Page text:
Mr. Drew: To ask the Secretary of State for Foreign and Commonwealth Affairs what assessment he has made of food supplies in the Democratic People's Republic of Korea and the decision of the World Food Programme to consider suspending its food aid operations there. 
Ian Pearson: The Democratic People's Republic of Korea (DPRK) Government cut the daily food ration in January so that it now constitutes approximately half the daily energy requirement. Two thirds of the DPRK population remain dependent on this public distribution system. The World Food Programme (WFP) aims to provide food aid for 6.5 million people it considers to be in need. This is roughly a quarter of the population. There have been a number of breaks in the supply of food aid, due mainly to fluctuating support from major donors. WFP has not managed to assess the impact of these breaks. Because of DPRK Government restrictions on information sharing, it is difficult to be certain of data on the food situation. As far as we are aware, the WFP has no plans to suspend its food aid operations in the DPRK.
Lynne Jones: To ask the Secretary of State for Foreign and Commonwealth Affairs pursuant to the answer of 6 July 2005, Official Report, columns 48687W, on the organisation for the prevention of chemical weapons (OPCW), whether the award to Mr. Bustani following the review requested by the OPCW was made for material damages only.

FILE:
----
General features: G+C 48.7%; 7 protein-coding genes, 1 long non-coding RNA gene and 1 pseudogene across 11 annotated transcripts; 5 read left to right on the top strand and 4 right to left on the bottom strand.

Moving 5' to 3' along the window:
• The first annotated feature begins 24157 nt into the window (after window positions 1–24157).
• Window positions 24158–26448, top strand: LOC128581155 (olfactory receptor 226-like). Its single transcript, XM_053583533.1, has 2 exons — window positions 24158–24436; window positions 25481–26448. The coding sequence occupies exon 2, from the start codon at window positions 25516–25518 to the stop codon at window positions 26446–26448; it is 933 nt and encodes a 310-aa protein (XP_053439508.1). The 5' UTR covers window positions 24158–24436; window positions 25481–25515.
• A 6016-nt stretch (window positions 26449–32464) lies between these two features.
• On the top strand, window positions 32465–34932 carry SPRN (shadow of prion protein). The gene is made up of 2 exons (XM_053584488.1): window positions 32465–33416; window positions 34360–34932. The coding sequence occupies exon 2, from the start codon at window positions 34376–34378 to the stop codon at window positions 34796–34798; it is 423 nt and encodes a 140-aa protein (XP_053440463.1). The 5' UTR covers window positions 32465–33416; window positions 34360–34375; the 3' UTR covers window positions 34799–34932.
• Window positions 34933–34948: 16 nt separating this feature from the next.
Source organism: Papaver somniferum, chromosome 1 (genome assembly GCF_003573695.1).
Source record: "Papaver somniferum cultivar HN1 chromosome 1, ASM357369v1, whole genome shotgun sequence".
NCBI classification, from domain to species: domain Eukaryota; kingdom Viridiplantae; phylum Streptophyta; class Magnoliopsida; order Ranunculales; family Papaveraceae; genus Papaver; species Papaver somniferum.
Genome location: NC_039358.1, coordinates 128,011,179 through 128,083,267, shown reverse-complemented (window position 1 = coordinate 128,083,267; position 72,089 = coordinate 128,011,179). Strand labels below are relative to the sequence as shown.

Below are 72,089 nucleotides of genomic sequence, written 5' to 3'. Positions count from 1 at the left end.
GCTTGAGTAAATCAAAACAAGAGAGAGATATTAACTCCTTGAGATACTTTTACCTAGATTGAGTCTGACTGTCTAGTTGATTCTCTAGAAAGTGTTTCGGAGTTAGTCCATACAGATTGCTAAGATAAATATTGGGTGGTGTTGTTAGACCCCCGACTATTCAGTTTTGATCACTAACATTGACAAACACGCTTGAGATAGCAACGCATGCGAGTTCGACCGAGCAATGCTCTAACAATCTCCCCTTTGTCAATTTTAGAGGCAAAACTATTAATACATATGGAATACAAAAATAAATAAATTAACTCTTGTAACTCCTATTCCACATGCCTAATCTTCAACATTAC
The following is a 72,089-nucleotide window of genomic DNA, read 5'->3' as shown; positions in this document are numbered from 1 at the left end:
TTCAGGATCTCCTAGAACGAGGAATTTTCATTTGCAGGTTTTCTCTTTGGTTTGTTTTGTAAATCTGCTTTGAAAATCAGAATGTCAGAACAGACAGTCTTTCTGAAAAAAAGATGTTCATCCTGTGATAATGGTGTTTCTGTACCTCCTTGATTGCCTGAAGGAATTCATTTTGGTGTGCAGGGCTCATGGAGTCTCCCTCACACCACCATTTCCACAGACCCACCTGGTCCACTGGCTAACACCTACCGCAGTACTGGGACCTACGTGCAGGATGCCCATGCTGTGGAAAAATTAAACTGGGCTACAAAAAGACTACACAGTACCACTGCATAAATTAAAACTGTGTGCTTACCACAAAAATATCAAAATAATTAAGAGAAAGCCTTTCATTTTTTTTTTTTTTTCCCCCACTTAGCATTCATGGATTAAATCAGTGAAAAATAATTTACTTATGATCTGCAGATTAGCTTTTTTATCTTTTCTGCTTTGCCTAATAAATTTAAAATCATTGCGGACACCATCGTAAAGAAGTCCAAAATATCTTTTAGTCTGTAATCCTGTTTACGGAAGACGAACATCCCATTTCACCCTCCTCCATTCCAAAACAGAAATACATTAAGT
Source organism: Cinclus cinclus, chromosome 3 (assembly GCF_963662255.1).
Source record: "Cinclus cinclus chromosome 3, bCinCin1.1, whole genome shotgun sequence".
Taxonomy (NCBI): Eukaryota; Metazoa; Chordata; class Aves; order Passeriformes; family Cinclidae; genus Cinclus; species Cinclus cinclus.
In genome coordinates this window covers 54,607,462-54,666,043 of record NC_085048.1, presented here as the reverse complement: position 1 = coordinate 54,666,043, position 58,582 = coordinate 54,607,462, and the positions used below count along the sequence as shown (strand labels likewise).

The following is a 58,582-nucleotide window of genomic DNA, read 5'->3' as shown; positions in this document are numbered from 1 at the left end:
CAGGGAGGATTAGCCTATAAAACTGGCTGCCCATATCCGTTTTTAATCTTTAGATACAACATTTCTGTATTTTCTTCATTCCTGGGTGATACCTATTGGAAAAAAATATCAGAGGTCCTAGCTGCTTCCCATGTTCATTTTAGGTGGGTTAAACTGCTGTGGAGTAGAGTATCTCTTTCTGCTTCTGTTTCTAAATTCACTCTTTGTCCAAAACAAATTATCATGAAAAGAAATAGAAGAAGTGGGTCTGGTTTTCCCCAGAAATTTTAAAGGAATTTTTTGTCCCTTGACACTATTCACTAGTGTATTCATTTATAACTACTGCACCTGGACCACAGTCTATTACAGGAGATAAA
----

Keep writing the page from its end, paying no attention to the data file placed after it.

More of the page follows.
The original judgment from the International Labour Organisation Administrative Tribunal (ILOAT) in July 2002, awarded Mr. Bustani, as former Director-General of the Organisation for the Prohibition of Chemical Weapons (OPCW), moral as well as material damages.
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In the subsequent review of this award, the OPCW did not request a review of the moral damages element of the award but only of the material damages. The ILOAT clarified that material damages must only compensate for loss actually suffered and that therefore net earnings from other sources, i.e. including that related to any new employment, had to be deducted from the payment to Mr. Bustani. In consequence the overall payment of damages to him was reduced.
Andrew Mackinlay: To ask the Secretary of State for Foreign and Commonwealth Affairs how much was spent by his Department on school fees in each of the last three years; who is entitled to claim the cost of fees; what the maximum amount payable per claimant is; and if he will make a statement. 
It is a condition of employment that members of the diplomatic service must be prepared to serve anywhere in the world at any time during their career, sometimes at very short notice. Those with children have the legal obligation as parents to ensure that their children receive a full-time education from the age of five years. The FCO's provisions for children's education are intended to help staff meet these potentially conflicting obligations.
Children who accompany their parents on postings overseas are expected to use free state schooling if it is available locally and suitable. If suitable schooling is not available free of charge locally but is available at fee-charging schools, fees are refunded to enable children to receive the education they would be entitled to in the UK.
With staff moving every 1248 months and education facilities at posts' locations overseas varying, continuity of education can be problematic particularly during the important exam years and in preparation for these years. The FCO's provisions address this problem by enabling children to board at school in the UK while their parents remain subject to the world-wide mobility obligation.
To ask the Secretary of State for Foreign and Commonwealth Affairs pursuant to his statement of 15 June 2005, Official Report, column 279, on European affairs, what assessment he has made of the effects of the Government's proposals for reform of structural and cohesion funds in the EU on (a) the UK's net and gross